UK: Supreme Court Upholds Effectiveness Of Clause Requiring Signed Writing

Last Updated: 5 December 2018
Article by Tony Allen

Tony Allen Senior Consultant to CEDR explains what this means for the requirement for written signed agreements for a binding mediated settlement.

In an article I wrote about a year ago under the title "Oral variation of mediation agreements" I expressed concern about the possible effect of several recent decisions on the important standard provision in most well-drafted mediation agreements which requires that, to be binding, settlement terms must be in writing and signed by the parties. Those cases were United Bank Ltd v Asif and World Online Telecom v I-Way Ltd (both appeals from decisions about summary judgment, but decided in opposite ways) which were reviewed fully (albeit technically obiter1) in Globe Motors Inc v TRW Lucas [2016] EWCA Civ 396. Although all those decisions were about commercial contracts which had provided that any variation of terms had to be in writing and approved by both or all parties for them to take effect, there is an obvious parallel with the similar provision in mediation agreements.

The reasoning in Globe Motors was adopted by the Court of Appeal in MWB Business Exchange Centres v Rock Advertising [2016] EWCA Civ 553, where the Court unanimously found that parties could, as a matter of principle, always override orally the requirements of an earlier "No Oral Modification" (NOM) contractual term that variations could only be effective if in signed writing. The effect of this precedent was to make it possible for parties to agree to waive the requirement for signed writing and seek to assert the existence of enforceable terms after a mediation, even though only oral.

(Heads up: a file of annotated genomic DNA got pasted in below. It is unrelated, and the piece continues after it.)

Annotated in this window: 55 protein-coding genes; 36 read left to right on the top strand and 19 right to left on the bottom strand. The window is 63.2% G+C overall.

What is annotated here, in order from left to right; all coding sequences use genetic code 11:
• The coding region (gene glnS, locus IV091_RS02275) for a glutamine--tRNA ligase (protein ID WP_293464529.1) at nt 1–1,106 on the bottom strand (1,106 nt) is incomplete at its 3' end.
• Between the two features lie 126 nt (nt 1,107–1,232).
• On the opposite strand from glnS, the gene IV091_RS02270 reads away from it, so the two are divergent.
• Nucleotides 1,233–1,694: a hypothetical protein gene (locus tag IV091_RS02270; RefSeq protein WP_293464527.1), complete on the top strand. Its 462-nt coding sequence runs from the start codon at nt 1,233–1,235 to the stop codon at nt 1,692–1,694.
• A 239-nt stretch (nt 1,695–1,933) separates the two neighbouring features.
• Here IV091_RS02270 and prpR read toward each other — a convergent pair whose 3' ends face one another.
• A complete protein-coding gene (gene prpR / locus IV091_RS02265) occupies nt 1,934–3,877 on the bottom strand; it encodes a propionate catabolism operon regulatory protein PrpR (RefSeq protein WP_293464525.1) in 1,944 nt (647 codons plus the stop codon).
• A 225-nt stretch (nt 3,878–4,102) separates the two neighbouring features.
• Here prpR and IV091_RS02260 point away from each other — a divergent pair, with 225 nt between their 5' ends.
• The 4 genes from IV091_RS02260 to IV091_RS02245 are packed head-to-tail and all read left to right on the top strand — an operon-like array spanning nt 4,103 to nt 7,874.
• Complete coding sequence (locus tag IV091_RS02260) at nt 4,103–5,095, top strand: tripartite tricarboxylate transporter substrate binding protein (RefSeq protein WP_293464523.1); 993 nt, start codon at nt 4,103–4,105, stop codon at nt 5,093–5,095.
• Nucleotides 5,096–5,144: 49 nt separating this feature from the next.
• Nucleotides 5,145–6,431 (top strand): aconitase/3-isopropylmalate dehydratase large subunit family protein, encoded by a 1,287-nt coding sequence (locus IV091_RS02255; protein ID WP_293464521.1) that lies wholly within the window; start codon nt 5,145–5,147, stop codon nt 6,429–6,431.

However, the Supreme Court in [2018] UKSC 24 has now reversed the Court of Appeal's decision in MWB, ruling that parties can bind themselves to an agreed type of formality for any variation to be binding, and thus giving full force to the status and enforceability of NOM clauses.

As Lord Sumption says of commercial NOM clauses in the MWB majority judgment:

There are at least three reasons for including such clauses. The first is that it prevents attempts to undermine written agreements by informal means, a possibility which is open to abuse, for example in raising defences to summary judgment. Secondly, in circumstances where oral discussions can easily give rise to misunderstandings and crossed purposes, it avoids disputes not just about whether a variation was intended but also about its exact terms. Thirdly, a measure of formality in recording variations makes it easier for corporations to police internal rules restricting the authority to agree them.

While these comments relate to commercial agreements, the same reasons apply to securing certainty in mediated agreements, which, after all are often themselves renegotiated commercial agreements. Even when they are not, such as in injury, employment claims, trust and inheritance, and boundary disputes, the certainty which signed written terms should create is highly desirable. He refers to the similar concept of "entire contract clauses" which are intended to negate the purported effect of any prior collateral agreement which might be alleged later. Of course, the effect of entire contract clauses is retrospective, whereas NOM clauses operate to protect against future uncertainties.